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Traumatic brain injury: CT scan does not predict outcome of mild traumatic brain injury.

Summary of "Traumatic brain injury: CT scan does not predict outcome of mild traumatic brain injury."

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Name: Nature reviews. Neurology
ISSN: 1759-4766
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PubMed Articles [16573 Associated PubMed Articles listed on BioPortfolio]

Factors that predict discharge recommendations following paediatric mild traumatic brain injury.

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To investigate longitudinal changes in cortical and subcortical volumes in patients with mild traumatic brain injury (MTBI) and to evaluate whether such changes were associated with self-reported post...

Does the cause of the mild traumatic brain injury affect the expectation of persistent postconcussion symptoms and psychological trauma?

A controlled experiment of the effect of injury cause on expectations of outcome from mild traumatic brain injury (TBI) was conducted.

Neurobehavioral Outcomes of Mild Traumatic Brain Injury: A Mini Review.

Traumatic brain injury outcomes can be classified as acute or chronic. Acute outcomes refer to injuries that occur immediately at the time of the injury and subsequent short-term consequences. Chronic...

Cortical and Physical Function following Mild Traumatic Brain Injury.

To prospectively examine the association between intracortical inhibition and functional recovery following mild traumatic brain injury (mTBI).

Clinical Trials [8240 Associated Clinical Trials listed on BioPortfolio]

S-100B as Pre-Head CT Scan Screening Test After Mild Traumatic Brain Injury

The purpose of the study is to determine if a specific blood protein, S-100B, can help predict who will have a traumatic abnormality on head CT scan after a concussion. We will compare the...

Advanced Imaging Tools in the Study of Mild Traumatic Brain Injury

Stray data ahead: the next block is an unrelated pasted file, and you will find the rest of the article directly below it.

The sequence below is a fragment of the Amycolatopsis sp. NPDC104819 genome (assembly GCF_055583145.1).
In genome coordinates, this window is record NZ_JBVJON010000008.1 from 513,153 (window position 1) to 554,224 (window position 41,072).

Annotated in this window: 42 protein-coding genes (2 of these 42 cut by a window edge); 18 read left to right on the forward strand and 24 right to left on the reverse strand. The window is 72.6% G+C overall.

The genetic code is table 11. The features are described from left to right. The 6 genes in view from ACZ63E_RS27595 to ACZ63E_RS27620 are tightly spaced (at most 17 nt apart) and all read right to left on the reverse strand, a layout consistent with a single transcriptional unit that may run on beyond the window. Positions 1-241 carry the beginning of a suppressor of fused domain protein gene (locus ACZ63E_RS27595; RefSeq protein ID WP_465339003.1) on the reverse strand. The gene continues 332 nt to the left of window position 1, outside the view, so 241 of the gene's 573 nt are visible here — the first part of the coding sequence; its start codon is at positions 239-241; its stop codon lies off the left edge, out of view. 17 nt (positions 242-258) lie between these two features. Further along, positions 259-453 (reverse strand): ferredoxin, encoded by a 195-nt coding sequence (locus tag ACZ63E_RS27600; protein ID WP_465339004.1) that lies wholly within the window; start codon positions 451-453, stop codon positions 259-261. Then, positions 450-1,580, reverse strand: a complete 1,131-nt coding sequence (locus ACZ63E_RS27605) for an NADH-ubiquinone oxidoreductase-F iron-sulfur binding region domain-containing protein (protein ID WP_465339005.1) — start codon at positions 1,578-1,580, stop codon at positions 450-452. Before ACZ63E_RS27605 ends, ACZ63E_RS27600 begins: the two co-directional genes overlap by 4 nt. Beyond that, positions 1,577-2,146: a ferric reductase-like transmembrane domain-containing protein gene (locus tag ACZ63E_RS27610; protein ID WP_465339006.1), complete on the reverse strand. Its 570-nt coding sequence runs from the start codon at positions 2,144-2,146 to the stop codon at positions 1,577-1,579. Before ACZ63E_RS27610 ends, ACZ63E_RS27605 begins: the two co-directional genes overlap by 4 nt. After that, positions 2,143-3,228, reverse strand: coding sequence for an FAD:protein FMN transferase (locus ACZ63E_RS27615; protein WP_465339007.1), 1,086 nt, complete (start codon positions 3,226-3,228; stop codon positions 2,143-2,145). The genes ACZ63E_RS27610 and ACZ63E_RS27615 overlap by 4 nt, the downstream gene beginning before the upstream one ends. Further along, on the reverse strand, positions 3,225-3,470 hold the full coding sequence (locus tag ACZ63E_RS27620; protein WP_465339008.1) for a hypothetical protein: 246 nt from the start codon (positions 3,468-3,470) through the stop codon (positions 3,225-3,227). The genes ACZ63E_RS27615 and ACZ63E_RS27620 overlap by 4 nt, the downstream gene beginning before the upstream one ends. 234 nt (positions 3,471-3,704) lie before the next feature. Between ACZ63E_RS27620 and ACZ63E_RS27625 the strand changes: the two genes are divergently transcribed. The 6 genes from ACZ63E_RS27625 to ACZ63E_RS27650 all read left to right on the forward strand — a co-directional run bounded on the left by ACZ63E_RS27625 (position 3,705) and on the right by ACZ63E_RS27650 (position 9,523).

We will utilize a set of imaging modalities including computed tomography (CT), positron emission tomography (PET), and a suite of magnetic resonance imaging (MRI) tools, to investigate th...

Brain Stimulation for Mild Traumatic Brain Injury

The purpose of this study is to determine the early effects of transcranial direct current stimulation (tDCS) in patients with mild traumatic brain injury and persistent post concussion sy...

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In this project the investigators aim to evaluate olfactory and non-olfactory function in patients within the first 24h following a mild traumatic brain injury (acute mTBI) and compare the...

Functional MRI Study of Attention in Normal Controls and Traumatic Brain Injured Patients

The purpose of this study will be to assess the attentional ability of patients with mild to moderate traumatic brain injury (TBI) using the functional Magnetic Resonance Imaging (fMRI) te...

Medical and Biotech [MESH] Definitions

Prolonged unconsciousness from which the individual cannot be aroused, associated with traumatic injuries to the BRAIN. This may be defined as unconsciousness persisting for 6 hours or longer. Coma results from injury to both cerebral hemispheres or the RETICULAR FORMATION of the BRAIN STEM. Contributing mechanisms include DIFFUSE AXONAL INJURY and BRAIN EDEMA. (From J Neurotrauma 1997 Oct;14(10):699-713)

A form of acquired brain injury which occurs when a sudden trauma causes damage to the brain.

Acute and chronic (see also BRAIN INJURIES, CHRONIC) injuries to the brain, including the cerebral hemispheres, CEREBELLUM, and BRAIN STEM. Clinical manifestations depend on the nature of injury. Diffuse trauma to the brain is frequently associated with DIFFUSE AXONAL INJURY or COMA, POST-TRAUMATIC. Localized injuries may be associated with NEUROBEHAVIORAL MANIFESTATIONS; HEMIPARESIS, or other focal neurologic deficits.

Traumatic injuries to the cranium where the integrity of the skull is not compromised and no bone fragments or other objects penetrate the skull and dura mater. This frequently results in mechanical injury being transmitted to intracranial structures which may produce traumatic brain injuries, hemorrhage, or cranial nerve injury. (From Rowland, Merritt's Textbook of Neurology, 9th ed, p417)

Bleeding within the brain as a result of penetrating and nonpenetrating CRANIOCEREBRAL TRAUMA. Traumatically induced hemorrhages may occur in any area of the brain, including the CEREBRUM; BRAIN STEM (see BRAIN STEM HEMORRHAGE, TRAUMATIC); and CEREBELLUM.

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